Chevrolet Matiz 1.0 SE review
by Alan Douglas (2 September 2005)
So there I was, cruising around the mean streets in my Chevvy, some cool music on the CD and the distinctive Chevrolet cross on the brushed steel keyring glistening in the golden sunset. It's a great image - unfortunately the reality was something completely different. I was in Glasgow, the next thunderstorm was about to start chucking it down and the Chevvy was a pale blue pint-sized Matiz wearing its new Chevrolet coat after General Motors cast off its old Daewoo one.
The old name may have gone, but the car is basically the same - and I'd forgotten just how small it is. Actually, rather than small, it's more narrow, as though at some point in the design stage it was put into a vice and gently squeezed.
Fortunately, on this run I was on my own. The day before, I'd gone with a colleague on a 50-mile trip, and by the end of the journey we felt we knew each other very well. Neither of us are particularly on the large side - he's certainly younger and trimmer than me - but we found that filling the two front seats, we were almost on each other's laps.
This car is small. At under five feet wide, it's actually almost two inches narrower than the tiny smart city car which is always thought of as the smallest on the road. The door mirrors, especially if they're not colour-coordinated, seem out of proportion to the rest of the car. They look almost as big as the bug-eyed headlights, incredibly adding almost a foot and a half to the overall width.
The Matiz is also two inches lower than the smart fortwo although it is longer. Unfortunately, not only do these dimensions mean the car is pretty insignificant on the road - other drivers don't so much point at you, they don't seem to notice you at all - it also means there's very little space inside either. I tried putting a smallish suitcase in the space behind the rear seats . . . and failed miserably. All I could get in there was a small soft bag. Even my pilot-style briefcase wouldn't fit.
The stick-thin tyres wrap around tiny wheels and the whole effect is decidedly flimsy. But this is a cheap car, with enough change from £7000 for a week's package holiday in Spain; it'll do anything up to 60 miles on every gallon; the insurance rating is almost as low as it can go; road tax is just £105 a year and along with your three-year warranty and AA Total Recovery, you also get three years' free servicing.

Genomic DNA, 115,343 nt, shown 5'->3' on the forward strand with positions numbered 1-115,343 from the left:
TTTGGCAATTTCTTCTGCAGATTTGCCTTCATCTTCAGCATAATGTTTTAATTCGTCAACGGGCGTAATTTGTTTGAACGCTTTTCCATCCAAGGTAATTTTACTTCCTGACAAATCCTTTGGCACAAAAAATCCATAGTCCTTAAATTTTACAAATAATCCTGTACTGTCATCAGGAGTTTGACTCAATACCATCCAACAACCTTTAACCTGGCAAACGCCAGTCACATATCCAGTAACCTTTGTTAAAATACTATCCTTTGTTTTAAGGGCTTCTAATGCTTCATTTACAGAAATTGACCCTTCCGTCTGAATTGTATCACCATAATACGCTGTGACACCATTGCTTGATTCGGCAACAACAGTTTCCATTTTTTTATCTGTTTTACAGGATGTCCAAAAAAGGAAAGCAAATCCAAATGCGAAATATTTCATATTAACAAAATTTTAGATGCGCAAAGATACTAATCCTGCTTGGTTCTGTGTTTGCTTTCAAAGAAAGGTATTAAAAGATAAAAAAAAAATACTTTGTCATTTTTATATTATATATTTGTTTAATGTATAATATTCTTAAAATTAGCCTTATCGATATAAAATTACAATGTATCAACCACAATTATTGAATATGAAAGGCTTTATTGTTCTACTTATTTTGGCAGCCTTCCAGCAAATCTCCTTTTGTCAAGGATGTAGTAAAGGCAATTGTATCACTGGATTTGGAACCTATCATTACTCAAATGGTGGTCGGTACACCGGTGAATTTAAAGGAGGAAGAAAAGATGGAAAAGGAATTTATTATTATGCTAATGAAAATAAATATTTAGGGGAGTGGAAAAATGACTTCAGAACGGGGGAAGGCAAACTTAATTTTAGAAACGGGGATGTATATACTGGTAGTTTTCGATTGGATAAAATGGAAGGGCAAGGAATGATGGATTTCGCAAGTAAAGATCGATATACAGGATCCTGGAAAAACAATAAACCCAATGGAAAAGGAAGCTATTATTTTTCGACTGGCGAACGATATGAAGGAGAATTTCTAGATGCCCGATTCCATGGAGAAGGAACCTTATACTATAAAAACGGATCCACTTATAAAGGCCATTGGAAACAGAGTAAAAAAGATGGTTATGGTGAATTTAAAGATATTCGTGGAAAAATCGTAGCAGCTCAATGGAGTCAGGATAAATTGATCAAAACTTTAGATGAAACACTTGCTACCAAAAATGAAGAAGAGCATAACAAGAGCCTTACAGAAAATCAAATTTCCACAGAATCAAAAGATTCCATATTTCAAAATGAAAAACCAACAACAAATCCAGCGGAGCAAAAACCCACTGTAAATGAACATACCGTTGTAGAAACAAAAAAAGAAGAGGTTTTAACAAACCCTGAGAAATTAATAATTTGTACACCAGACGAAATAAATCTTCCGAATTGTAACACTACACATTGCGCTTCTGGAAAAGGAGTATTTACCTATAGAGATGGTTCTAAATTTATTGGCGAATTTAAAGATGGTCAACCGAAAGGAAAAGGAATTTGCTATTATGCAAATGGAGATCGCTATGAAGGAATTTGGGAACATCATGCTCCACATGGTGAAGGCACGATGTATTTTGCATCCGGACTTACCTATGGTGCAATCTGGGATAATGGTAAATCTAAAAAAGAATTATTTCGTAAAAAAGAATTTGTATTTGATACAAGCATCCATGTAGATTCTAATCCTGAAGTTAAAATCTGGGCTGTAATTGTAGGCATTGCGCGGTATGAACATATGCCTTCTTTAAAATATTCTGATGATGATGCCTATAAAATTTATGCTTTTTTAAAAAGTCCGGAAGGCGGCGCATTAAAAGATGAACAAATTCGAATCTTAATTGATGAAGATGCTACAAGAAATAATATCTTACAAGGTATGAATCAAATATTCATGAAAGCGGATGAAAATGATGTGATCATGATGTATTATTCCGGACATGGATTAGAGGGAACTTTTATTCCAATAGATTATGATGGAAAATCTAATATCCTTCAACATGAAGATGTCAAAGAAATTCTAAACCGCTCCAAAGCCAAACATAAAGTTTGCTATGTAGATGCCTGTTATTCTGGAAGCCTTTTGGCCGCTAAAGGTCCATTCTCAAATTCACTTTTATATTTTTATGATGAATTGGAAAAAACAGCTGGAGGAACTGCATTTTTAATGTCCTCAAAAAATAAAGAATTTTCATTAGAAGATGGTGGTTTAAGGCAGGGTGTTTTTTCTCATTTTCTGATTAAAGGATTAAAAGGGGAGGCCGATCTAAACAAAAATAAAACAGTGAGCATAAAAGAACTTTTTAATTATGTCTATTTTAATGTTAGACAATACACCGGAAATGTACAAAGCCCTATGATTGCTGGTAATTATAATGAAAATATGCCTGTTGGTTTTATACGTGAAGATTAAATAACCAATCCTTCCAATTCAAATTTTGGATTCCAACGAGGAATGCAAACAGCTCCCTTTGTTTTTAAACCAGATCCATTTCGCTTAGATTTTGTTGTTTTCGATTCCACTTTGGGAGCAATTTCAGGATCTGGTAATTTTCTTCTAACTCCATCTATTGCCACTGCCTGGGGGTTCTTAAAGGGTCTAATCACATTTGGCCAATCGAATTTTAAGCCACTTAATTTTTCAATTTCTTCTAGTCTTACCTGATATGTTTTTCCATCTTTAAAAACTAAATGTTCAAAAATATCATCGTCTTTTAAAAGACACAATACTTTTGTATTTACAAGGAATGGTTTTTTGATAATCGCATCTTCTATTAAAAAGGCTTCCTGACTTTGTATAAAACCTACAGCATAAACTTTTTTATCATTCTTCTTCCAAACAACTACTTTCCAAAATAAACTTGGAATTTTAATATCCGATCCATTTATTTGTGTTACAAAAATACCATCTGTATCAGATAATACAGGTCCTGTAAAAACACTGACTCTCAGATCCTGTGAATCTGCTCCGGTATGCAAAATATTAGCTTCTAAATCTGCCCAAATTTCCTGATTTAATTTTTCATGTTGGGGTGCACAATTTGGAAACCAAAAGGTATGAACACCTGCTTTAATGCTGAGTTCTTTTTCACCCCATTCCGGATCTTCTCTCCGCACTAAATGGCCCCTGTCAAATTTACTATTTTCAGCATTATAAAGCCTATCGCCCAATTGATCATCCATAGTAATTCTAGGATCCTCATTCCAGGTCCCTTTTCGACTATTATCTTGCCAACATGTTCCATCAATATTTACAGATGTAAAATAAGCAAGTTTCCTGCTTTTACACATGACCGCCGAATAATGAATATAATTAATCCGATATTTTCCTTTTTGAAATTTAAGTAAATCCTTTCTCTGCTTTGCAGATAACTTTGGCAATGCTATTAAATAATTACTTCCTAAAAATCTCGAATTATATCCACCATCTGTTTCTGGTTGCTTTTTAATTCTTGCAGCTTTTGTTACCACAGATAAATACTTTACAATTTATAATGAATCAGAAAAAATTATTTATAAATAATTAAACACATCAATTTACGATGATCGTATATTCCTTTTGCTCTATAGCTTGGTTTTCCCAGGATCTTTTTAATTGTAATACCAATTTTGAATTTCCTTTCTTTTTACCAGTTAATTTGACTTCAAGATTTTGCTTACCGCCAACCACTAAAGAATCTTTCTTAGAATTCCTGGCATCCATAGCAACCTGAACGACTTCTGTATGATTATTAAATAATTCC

If you want to go real bargain-basement, there's an even cheaper option - the 800cc three-cylinder version with 50bhp which means you'll probably fall asleep by the time you get to 62mph (it actually takes more than 18 seconds) but it will give you almost 70mpg and costs just over £6000.
It's quite a package when you add on all the standard features, even in the base model. Included in the price of the SE which I tested is a whole list of features, not always found in cars at this level, such as dual front airbags, a height-adjustable driver's seat, power steering, engine immobiliser, Blaupunkt RDS radio/CD with four speakers, front seat belt pre-tensioners, remote control central door locking and electric front windows.
Chevrolet says the car has undergone a major upgrade and is now leaner, fitter and with a stronger body than before. The company claims it has "cheeky charm" but its strongest feature is its everyday practicality making it a classic urban runabout. I have to agree. It is simple to use and it can fit into the smallest of spaces. The steering is nice and light at slow speed and the turning circle is good. I didn't try it myself but I'm told you can turn through a full circle within the length of a double-decker bus.
All four doors open wide and with low sills it is easy to get in and out of. You can fit three kids in the back, all strapped into their own belts, for the school run and with the rear seats folded down, there is some very useable space for the supermarket shopping.
The car has been amazingly popular since its launch seven years ago with 1.3 million on the world's roads. How much of that was due to Daewoo's aggressive marketing isn't clear but the fact is that in the European market it is second only to the Fiat Panda and last year sold almost 6500 models in the UK. What isn't known is how long buyers keep their cars or whether they come back for more, trading them in for a new one.
Build quality and finish is what you'd expect from a car at this price. My test model had barely 1200 miles on the clock when the rubber cover of the throttle pedal fell off at my feet. I worried that it might just be the first of many other bits to follow suit.